Sarah Beattie-Smith

On Wednesday, in an austerity budget designed to make the poor wince and the struggling think they were let off lightly, George Osborne announced that not only would he continue to tax menstruation but that he would make the Tampon Tax palatable by spending the income on women’s charities.

For someone who has never met a woman but simply observes from a position of white male privilege, this might feel perfectly logical. Pesky women talking about awkward things like rape, violence, structural inequality and poverty keep pestering you to pay attention to their cause, and embarrassingly, they keep demanding money just so they can keep talking about those things.

Bizarrely, women seem to *like* those charities, and join in calls to fund them. At the same time, these women and lots of others with them, are droning on about devilishly inappropriate dinner conversation topics like sanitary products. Cringe. You don’t really understand and you’re even less inclined to try to comprehend what they are, but apparently women have to pay tax on them. And they’re not pleased.

Suddenly, a lightbulb goes off – women’s charities need money, women want them to be supported by government funds, and at the same time, women are paying money to the government for some other thing that only women pay… Eureka!

Except, Osborne definitely has met women. Lots of them. This isn’t about Osborne being ignorant but about a gamble he’s taking that just enough people in the UK will see this eureka moment as fairness. Yes, it’s partly about shutting up women – those protesting the Tampon Tax and those working day in day out to save women’s lives from domestic violence and abuse. Connecting the tax and spend makes it harder to protest either.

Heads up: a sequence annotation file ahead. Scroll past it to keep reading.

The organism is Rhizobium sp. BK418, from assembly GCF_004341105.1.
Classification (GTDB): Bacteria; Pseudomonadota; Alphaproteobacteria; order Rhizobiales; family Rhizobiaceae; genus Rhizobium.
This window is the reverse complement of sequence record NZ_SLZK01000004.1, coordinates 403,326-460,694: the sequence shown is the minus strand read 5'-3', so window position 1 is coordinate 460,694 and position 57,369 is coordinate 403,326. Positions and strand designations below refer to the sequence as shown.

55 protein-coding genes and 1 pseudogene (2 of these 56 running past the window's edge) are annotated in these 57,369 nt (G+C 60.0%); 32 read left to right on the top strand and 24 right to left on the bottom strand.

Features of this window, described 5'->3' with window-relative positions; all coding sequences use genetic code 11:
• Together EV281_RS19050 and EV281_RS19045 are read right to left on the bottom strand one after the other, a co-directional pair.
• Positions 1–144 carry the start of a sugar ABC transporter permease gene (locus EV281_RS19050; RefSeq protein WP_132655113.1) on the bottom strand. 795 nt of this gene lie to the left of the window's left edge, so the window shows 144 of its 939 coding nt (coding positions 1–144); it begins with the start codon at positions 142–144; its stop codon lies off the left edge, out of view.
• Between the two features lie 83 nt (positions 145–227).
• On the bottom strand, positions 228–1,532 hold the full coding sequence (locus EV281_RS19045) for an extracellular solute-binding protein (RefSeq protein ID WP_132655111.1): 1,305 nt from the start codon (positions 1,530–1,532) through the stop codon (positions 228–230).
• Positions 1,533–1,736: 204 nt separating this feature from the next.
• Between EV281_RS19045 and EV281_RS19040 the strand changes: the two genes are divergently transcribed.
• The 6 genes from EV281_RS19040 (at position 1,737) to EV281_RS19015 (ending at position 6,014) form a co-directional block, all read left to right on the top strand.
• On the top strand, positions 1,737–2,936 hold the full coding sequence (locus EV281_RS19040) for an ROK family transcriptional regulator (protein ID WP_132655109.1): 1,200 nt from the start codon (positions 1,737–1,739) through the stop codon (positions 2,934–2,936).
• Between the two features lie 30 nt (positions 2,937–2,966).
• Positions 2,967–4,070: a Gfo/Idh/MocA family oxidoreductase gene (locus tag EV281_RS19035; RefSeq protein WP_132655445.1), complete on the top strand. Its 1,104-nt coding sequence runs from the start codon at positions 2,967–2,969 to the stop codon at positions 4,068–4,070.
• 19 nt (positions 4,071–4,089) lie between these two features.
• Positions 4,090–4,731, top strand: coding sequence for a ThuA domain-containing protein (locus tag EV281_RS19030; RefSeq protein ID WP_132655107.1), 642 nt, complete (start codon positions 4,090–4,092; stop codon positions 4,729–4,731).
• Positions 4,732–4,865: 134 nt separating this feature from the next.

But the real coup for Osborne is that he doesn’t even have to be the one shouting down the women who will dare to speak out. That bloke in the pub, the woman in the lunch room at work, the facebook acquaintance – all they have to do is say “well, would you rather those charities lost their funding?” Left with the prospect of an often exhausting conversation about how structural inequality and patriarchy works, I fear that too many of us will shy away, too tired to fight.

That, of course, is what he’s counting on. It’s a disgusting, cynical and frankly dangerous policy decision and Osborne thinks he can get away with it. Let’s make sure he can’t.